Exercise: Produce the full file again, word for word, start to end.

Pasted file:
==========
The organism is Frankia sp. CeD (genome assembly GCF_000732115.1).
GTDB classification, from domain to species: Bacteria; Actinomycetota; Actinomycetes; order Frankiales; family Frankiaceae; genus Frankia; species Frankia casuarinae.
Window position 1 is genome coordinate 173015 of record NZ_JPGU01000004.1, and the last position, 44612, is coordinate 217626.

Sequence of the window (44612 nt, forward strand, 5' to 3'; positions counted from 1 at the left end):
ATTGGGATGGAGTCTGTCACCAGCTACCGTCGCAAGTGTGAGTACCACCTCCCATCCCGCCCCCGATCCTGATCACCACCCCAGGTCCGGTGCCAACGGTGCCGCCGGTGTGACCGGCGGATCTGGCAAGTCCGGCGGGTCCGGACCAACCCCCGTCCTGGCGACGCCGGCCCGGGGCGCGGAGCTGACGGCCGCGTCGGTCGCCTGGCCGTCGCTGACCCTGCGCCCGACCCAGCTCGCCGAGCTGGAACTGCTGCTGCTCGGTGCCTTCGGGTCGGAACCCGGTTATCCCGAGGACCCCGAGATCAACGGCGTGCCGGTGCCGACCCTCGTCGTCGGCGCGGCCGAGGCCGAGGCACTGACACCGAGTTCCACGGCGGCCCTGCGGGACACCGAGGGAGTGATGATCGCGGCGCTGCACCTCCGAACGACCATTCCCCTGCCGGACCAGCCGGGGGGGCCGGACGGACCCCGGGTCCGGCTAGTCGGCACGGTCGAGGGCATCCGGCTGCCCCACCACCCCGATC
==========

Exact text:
The organism is Frankia sp. CeD (genome assembly GCF_000732115.1).
GTDB classification, from domain to species: Bacteria; Actinomycetota; Actinomycetes; order Frankiales; family Frankiaceae; genus Frankia; species Frankia casuarinae.
Window position 1 is genome coordinate 173015 of record NZ_JPGU01000004.1, and the last position, 44612, is coordinate 217626.

Sequence of the window (44612 nt, forward strand, 5' to 3'; positions counted from 1 at the left end):
ATTGGGATGGAGTCTGTCACCAGCTACCGTCGCAAGTGTGAGTACCACCTCCCATCCCGCCCCCGATCCTGATCACCACCCCAGGTCCGGTGCCAACGGTGCCGCCGGTGTGACCGGCGGATCTGGCAAGTCCGGCGGGTCCGGACCAACCCCCGTCCTGGCGACGCCGGCCCGGGGCGCGGAGCTGACGGCCGCGTCGGTCGCCTGGCCGTCGCTGACCCTGCGCCCGACCCAGCTCGCCGAGCTGGAACTGCTGCTGCTCGGTGCCTTCGGGTCGGAACCCGGTTATCCCGAGGACCCCGAGATCAACGGCGTGCCGGTGCCGACCCTCGTCGTCGGCGCGGCCGAGGCCGAGGCACTGACACCGAGTTCCACGGCGGCCCTGCGGGACACCGAGGGAGTGATGATCGCGGCGCTGCACCTCCGAACGACCATTCCCCTGCCGGACCAGCCGGGGGGGCCGGACGGACCCCGGGTCCGGCTAGTCGGCACGGTCGAGGGCATCCGGCTGCCCCACCACCCCGATC